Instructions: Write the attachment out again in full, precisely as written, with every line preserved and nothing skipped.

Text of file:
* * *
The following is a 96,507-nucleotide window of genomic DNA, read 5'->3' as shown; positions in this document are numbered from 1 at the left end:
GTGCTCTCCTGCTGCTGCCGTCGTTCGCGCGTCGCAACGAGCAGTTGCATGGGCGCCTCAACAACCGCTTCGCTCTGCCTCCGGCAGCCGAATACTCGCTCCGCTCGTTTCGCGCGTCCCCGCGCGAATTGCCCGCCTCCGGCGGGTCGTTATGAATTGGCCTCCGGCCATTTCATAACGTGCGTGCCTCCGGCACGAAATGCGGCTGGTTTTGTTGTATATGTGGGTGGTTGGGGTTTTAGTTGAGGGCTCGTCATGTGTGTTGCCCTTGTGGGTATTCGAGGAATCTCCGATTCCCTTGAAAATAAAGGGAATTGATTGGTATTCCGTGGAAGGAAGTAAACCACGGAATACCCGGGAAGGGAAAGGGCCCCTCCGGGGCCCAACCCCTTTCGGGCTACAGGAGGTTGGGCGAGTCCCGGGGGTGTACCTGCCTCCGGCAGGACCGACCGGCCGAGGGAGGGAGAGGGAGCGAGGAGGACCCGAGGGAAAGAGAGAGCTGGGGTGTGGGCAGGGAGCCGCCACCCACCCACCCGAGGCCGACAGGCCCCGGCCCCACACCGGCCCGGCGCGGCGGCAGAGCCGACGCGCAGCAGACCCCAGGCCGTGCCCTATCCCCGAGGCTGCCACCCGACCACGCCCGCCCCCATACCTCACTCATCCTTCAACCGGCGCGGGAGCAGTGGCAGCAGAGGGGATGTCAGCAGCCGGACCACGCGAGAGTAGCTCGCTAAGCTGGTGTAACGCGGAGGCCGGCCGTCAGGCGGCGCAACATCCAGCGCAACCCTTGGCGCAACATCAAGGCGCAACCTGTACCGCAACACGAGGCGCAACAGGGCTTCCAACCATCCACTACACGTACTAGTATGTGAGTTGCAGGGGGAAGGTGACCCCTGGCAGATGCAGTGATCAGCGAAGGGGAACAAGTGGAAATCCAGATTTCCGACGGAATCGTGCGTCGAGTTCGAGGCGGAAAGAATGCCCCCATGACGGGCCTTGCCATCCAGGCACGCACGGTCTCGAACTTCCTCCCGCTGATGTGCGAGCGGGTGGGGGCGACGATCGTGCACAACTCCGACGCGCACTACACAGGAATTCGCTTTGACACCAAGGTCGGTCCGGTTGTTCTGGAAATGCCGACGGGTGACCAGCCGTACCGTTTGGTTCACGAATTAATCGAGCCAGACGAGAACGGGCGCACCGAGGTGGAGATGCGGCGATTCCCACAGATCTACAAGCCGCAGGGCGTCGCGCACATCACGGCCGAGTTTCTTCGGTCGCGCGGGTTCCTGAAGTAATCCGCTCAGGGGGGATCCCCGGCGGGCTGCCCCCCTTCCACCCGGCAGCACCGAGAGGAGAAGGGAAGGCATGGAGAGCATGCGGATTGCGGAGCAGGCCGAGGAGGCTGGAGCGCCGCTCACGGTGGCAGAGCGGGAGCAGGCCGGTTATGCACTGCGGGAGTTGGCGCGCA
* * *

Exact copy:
The following is a 96,507-nucleotide window of genomic DNA, read 5'->3' as shown; positions in this document are numbered from 1 at the left end:
GTGCTCTCCTGCTGCTGCCGTCGTTCGCGCGTCGCAACGAGCAGTTGCATGGGCGCCTCAACAACCGCTTCGCTCTGCCTCCGGCAGCCGAATACTCGCTCCGCTCGTTTCGCGCGTCCCCGCGCGAATTGCCCGCCTCCGGCGGGTCGTTATGAATTGGCCTCCGGCCATTTCATAACGTGCGTGCCTCCGGCACGAAATGCGGCTGGTTTTGTTGTATATGTGGGTGGTTGGGGTTTTAGTTGAGGGCTCGTCATGTGTGTTGCCCTTGTGGGTATTCGAGGAATCTCCGATTCCCTTGAAAATAAAGGGAATTGATTGGTATTCCGTGGAAGGAAGTAAACCACGGAATACCCGGGAAGGGAAAGGGCCCCTCCGGGGCCCAACCCCTTTCGGGCTACAGGAGGTTGGGCGAGTCCCGGGGGTGTACCTGCCTCCGGCAGGACCGACCGGCCGAGGGAGGGAGAGGGAGCGAGGAGGACCCGAGGGAAAGAGAGAGCTGGGGTGTGGGCAGGGAGCCGCCACCCACCCACCCGAGGCCGACAGGCCCCGGCCCCACACCGGCCCGGCGCGGCGGCAGAGCCGACGCGCAGCAGACCCCAGGCCGTGCCCTATCCCCGAGGCTGCCACCCGACCACGCCCGCCCCCATACCTCACTCATCCTTCAACCGGCGCGGGAGCAGTGGCAGCAGAGGGGATGTCAGCAGCCGGACCACGCGAGAGTAGCTCGCTAAGCTGGTGTAACGCGGAGGCCGGCCGTCAGGCGGCGCAACATCCAGCGCAACCCTTGGCGCAACATCAAGGCGCAACCTGTACCGCAACACGAGGCGCAACAGGGCTTCCAACCATCCACTACACGTACTAGTATGTGAGTTGCAGGGGGAAGGTGACCCCTGGCAGATGCAGTGATCAGCGAAGGGGAACAAGTGGAAATCCAGATTTCCGACGGAATCGTGCGTCGAGTTCGAGGCGGAAAGAATGCCCCCATGACGGGCCTTGCCATCCAGGCACGCACGGTCTCGAACTTCCTCCCGCTGATGTGCGAGCGGGTGGGGGCGACGATCGTGCACAACTCCGACGCGCACTACACAGGAATTCGCTTTGACACCAAGGTCGGTCCGGTTGTTCTGGAAATGCCGACGGGTGACCAGCCGTACCGTTTGGTTCACGAATTAATCGAGCCAGACGAGAACGGGCGCACCGAGGTGGAGATGCGGCGATTCCCACAGATCTACAAGCCGCAGGGCGTCGCGCACATCACGGCCGAGTTTCTTCGGTCGCGCGGGTTCCTGAAGTAATCCGCTCAGGGGGGATCCCCGGCGGGCTGCCCCCCTTCCACCCGGCAGCACCGAGAGGAGAAGGGAAGGCATGGAGAGCATGCGGATTGCGGAGCAGGCCGAGGAGGCTGGAGCGCCGCTCACGGTGGCAGAGCGGGAGCAGGCCGGTTATGCACTGCGGGAGTTGGCGCGCA